What’s in your bottle?
Makers have avoided telling us what is within. Should we be worried?
It seems strange that a bottle of Coca- Cola must print the ingredients used to make it, whereas a bottle of wine does not. Somehow the wine business, along with beer and spirits, has largely managed to avoid telling us what is contained within. Back labels tend to have flowery descriptions, food recommendations and maybe a little marketing blurb, but very little information on how the wine was actually made. As well as adding the health warnings, maybe the Government might like to insist that a few key ingredients are included. Additives and treatments are not always a bad thing; most of us do not want to drink faulty wine, and mass- produced wines require greater intervention. Even at the highest level, producers of luxury wines are not above using treatments that improve the finished product. Additives of some sort go back more than 5,000 years, to the very start of winemaking.
The most common is sulphur dioxide, the one ingredient that is listed on a wine label. It was first introduced by the Romans, and most winemakers consider it an essential anti- oxidant and anti- bacterial agent. Levels used are fairly low, and have dropped hugely over the last few decades, ranging from a minimum of 10 parts per million/ ppm ( sulphur being a by product of fermentation) to the EU legal maximum of 150ppm for red wine, 210ppm for white, and 400ppm for dessert wine. By comparison, raisins and other dried fruits can contain anything from 500ppm to 2,000ppm.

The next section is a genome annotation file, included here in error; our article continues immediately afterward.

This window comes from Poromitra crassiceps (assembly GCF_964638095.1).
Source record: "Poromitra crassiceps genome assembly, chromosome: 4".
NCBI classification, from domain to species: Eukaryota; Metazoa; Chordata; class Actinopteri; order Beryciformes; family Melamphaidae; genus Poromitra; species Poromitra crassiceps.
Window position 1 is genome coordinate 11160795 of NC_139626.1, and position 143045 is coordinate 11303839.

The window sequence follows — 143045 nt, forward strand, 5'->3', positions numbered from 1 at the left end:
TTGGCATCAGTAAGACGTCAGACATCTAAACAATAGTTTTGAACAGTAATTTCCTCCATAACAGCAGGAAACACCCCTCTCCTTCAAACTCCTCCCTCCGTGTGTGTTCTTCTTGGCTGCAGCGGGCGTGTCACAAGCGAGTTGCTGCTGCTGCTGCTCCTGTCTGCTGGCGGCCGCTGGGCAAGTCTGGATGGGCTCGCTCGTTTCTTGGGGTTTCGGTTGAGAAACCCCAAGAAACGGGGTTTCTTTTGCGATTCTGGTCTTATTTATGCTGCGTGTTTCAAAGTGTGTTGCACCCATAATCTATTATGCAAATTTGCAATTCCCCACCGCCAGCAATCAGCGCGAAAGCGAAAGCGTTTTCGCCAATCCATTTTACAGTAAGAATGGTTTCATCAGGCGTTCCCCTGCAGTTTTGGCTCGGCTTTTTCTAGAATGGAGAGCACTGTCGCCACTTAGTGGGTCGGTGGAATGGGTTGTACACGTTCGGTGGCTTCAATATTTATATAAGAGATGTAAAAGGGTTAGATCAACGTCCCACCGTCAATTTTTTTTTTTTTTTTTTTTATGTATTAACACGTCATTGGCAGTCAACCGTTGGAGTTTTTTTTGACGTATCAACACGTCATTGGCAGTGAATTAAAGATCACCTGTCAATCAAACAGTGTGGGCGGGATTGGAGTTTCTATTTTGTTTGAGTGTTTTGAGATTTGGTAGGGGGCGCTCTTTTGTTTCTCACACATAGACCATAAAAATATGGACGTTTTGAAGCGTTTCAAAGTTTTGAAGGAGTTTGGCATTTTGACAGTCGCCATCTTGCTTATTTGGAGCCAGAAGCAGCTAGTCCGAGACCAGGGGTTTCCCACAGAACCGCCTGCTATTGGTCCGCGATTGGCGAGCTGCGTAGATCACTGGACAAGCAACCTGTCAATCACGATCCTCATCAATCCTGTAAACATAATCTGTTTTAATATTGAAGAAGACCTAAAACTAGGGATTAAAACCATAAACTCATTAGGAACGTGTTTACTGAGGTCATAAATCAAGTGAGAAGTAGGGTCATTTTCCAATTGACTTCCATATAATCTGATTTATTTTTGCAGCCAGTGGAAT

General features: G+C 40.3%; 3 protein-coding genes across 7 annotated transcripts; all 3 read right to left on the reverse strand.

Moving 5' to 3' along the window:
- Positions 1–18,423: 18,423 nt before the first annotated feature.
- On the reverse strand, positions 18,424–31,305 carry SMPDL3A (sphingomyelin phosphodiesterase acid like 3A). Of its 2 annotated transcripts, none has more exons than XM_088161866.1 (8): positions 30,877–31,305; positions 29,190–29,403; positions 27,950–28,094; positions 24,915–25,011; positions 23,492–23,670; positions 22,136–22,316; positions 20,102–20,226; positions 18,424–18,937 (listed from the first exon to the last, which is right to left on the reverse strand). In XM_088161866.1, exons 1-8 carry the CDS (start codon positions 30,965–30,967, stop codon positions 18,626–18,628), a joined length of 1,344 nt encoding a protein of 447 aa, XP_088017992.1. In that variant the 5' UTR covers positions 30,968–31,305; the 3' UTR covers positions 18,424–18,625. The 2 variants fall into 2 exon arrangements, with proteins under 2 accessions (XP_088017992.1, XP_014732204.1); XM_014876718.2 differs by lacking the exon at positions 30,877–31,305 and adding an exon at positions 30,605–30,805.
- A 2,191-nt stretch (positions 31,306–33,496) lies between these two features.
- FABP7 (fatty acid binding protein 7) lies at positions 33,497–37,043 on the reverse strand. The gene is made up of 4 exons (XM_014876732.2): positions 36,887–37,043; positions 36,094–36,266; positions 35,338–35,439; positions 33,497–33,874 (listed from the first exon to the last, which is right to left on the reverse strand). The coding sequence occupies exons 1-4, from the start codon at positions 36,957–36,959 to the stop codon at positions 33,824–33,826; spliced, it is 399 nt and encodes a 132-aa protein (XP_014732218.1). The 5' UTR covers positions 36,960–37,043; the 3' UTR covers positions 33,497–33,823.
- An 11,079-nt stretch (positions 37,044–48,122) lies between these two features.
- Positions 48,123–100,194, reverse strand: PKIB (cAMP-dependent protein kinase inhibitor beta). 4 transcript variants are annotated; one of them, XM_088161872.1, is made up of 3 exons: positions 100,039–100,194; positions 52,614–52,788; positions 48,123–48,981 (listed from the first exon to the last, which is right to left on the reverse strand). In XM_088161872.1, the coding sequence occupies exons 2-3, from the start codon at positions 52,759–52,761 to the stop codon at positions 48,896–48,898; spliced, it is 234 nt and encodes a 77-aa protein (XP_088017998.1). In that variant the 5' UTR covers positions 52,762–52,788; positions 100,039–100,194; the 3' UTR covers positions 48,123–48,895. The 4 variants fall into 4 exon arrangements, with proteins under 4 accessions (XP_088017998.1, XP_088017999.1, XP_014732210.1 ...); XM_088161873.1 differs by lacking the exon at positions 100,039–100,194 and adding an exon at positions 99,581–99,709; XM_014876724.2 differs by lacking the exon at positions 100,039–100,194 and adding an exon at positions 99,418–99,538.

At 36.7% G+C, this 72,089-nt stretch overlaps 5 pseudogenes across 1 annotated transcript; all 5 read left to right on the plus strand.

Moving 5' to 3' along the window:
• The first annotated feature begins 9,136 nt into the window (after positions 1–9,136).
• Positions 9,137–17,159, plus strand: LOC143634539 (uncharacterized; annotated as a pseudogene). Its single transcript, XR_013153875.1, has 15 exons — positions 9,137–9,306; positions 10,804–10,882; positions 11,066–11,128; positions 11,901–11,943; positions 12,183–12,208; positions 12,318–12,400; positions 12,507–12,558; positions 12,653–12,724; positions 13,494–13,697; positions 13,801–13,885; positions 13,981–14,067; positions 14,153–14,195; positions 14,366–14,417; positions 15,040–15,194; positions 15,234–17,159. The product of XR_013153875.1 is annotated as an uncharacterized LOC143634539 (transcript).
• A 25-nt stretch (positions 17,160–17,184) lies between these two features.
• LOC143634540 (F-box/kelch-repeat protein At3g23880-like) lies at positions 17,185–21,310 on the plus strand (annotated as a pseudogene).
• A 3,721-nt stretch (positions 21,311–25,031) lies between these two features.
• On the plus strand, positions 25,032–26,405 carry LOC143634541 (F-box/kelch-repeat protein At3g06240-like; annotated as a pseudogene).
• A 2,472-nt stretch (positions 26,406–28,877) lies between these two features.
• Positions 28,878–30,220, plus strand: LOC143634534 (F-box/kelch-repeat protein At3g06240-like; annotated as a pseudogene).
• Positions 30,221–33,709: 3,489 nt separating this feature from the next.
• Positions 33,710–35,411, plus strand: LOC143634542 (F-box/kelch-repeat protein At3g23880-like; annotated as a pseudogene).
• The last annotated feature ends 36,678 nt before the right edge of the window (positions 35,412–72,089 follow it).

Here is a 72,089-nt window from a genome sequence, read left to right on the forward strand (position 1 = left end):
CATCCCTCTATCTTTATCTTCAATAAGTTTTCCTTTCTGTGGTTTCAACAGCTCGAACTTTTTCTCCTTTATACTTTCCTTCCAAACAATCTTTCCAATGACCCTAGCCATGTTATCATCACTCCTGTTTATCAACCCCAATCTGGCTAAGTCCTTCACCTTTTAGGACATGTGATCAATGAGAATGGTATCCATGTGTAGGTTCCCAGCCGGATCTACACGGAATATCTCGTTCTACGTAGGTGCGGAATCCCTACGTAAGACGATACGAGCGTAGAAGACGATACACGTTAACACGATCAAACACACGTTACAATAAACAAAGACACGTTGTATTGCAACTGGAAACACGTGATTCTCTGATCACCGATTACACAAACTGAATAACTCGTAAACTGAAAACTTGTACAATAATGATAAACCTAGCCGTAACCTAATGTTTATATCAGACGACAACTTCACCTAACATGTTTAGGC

Other additives and processing aids include sugar ( to add fizz to sparkling wine or increase alcohol); concentrated grape juice to sweeten; tartaric or ascorbic acid to add acidity; yeasts to get the fermentation going; nutrients such as diammonium phosphate to keep them working away; wood chips, enzymes and malolactic cultures.
Add in fining and filtering agents such as egg whites, isinglass, polyvinylpyrrolodine ( PVPP), bentonite, gelatin and casein and lastly water – permitted in some countries to lower alcohol – and wine begins to look slightly less natural. There are also procedures such as reverse osmosis, micro- oxygenation and spinning cones.
Jamie Goode and Sam Harrop, in their book Authentic Wine, give the example of the Co- op supermarket chain in the UK, which lists all ingredients on the back label.
A Sauvignon Blanc has the following ingredients listed: Grapes, acidity regulator ( potassium bicarbonate), preservative ( potassium meta bisulphate), copper sulphate. Made using antioxidants ( carbon dioxide, nitrogen) yeast, yeast nutrient ( diammonium phosphate). Cleared using bentonite, filtration pectinolytic enzymes.
Should we be worried about all of these additions? Possibly not; the overall standard of winemaking is higher than ever, and the use of sulphur lower. But although it might remove some of the romance of wine, I think we have a right to know how our wine is made, however unpalatable that might be.
Bellow’s Rock Shiraz 2016, Western Cape, South Africa, 14%, ¤ 9.95
Rich powerful spicy dark fruits, with a nice seam of acidity running through. Great value at ¤ 9.95. With grilled or barbecued red meats.
O’Briens, obrienswine. ie